Iran is holding national elections Friday, as voters choose members of parliament from a list of candidates winnowed down to feature hardliners and conservatives. Midterm elections are also being held for the Assembly of Experts, the clerics who have the power to select the country's supreme leader.
More than 15,000 would-be candidates had sought to win a four-year term in parliament, officially called the Islamic Consultative Assembly, or Majlis. But the powerful Guardian Council, which vets all candidates, has disqualified thousands of people from running. Many of those who were culled were reformist or moderate candidates. Dozens of them are current members of parliament who are now barred from seeking reelection.
That left more than 7,000 candidates standing for election to Iran's 290-seat parliament.
"This weeding out on ideological terms is quite frustrating for Iranian voters here in the capital, especially," NPR's Peter Kenyon reports from Tehran. "They've long wanted parliament to follow more moderate policies, both at home and abroad."
Kenyon spoke to young Iranians who said they don't plan to vote because they don't believe the candidates would do anything to improve the lives of regular people.
"Unfortunately not," a 25-year-old man named Qassem told Kenyon outside a café. "Because I don't see any future in these elections. So because of that, I won't go."
In previous parliamentary elections, Iran's Guardian Council has rejected between 15% and 50% of the candidates who registered, Iran's government-backed Press TV reports. But it adds that "this year's purge is probably the biggest since the Islamic Revolution in 1979."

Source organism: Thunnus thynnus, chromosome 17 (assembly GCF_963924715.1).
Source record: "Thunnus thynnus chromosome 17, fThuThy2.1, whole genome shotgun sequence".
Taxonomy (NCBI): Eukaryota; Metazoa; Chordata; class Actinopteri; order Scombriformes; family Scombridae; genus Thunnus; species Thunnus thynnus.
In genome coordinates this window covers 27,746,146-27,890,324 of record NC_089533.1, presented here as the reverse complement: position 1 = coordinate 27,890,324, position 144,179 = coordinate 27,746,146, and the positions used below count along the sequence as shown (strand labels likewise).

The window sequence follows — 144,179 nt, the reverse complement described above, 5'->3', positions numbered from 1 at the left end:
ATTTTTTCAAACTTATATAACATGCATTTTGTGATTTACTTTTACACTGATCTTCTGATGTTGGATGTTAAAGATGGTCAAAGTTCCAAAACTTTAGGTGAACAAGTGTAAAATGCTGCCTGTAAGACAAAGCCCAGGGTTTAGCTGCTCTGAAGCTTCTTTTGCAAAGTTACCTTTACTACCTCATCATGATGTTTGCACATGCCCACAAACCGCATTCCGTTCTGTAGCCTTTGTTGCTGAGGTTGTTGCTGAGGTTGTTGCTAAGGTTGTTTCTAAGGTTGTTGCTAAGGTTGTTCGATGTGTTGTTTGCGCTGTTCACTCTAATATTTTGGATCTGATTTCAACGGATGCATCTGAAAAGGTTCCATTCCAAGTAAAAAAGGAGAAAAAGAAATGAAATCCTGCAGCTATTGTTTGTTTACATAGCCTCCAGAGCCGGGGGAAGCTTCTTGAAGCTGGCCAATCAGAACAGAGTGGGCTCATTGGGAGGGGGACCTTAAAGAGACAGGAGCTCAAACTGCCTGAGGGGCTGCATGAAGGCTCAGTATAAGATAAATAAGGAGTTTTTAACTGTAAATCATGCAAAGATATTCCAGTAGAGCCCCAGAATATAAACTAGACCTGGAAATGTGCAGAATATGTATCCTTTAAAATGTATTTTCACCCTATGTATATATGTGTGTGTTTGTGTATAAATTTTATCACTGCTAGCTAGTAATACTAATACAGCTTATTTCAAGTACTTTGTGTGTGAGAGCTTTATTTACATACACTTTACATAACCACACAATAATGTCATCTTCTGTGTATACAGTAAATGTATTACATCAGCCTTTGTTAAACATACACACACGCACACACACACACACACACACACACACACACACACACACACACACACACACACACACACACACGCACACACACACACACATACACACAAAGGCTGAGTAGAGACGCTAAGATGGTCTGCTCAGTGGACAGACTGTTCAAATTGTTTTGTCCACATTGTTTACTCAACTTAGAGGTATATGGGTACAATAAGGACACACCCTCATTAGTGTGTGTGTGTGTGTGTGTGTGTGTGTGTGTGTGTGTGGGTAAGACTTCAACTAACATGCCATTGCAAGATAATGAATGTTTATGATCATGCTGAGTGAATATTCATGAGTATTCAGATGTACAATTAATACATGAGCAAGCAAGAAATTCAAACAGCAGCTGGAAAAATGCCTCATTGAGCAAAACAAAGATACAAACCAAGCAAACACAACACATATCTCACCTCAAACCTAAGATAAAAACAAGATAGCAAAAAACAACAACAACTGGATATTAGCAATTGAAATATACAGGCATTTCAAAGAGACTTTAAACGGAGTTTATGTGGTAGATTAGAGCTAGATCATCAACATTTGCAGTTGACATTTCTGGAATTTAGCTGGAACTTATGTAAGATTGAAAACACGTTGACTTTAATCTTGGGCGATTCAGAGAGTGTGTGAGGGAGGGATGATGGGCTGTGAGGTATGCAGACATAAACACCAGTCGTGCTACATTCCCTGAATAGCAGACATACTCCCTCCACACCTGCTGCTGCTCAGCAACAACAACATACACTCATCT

Iran's reformers want the country to have a more open society and allow its citizens to have more freedom of expression — and even dissent, Kenyon says.
"Instead, as we saw in November, there was a violent crackdown against demonstrators who were protesting sharp price hikes in essential goods," he adds.
Moderates and hardliners are also divided over the role Iran should play in the Persian Gulf, and what kind of relationship it should have with archrival Saudi Arabia, Kenyon says.
The candidates who were approved to run in Friday's election had just one week to make their case to the public. Under Iran's election system, candidates have seven days to campaign. That period ended early Thursday; the country then entered a 24-hour quiet period before polling stations opened Friday morning.
The vote is being watched closely for any insights into how Iranians view their country's future and whether they want the government to take a more hard-line stance against the U.S. The outcome, and especially voter turnout, also could signal what Iran's presidential election next year will look like.
Even after the election, the legislature will remain under the broader government's control. As the Islamic Republic News Agency says: "The Majlis has no legal status without the Guardian Council. Any bill passed by the Majlis must be reviewed and approved by the Guardian Council to become law."
The election is taking place less than two months after the U.S. carried out the targeted drone killing of Iranian military commander Maj. Gen. Qassem Soleimani. It's also Iran's biggest election since President Trump abandoned an international nuclear deal with Tehran and renewed U.S. economic sanctions on Iran.
Iran's supreme leader, Ayatollah Ali Khamenei, urged people to exercise their right to vote Friday, calling election day a national holiday and saying, "Moreover, voting is a religious duty."
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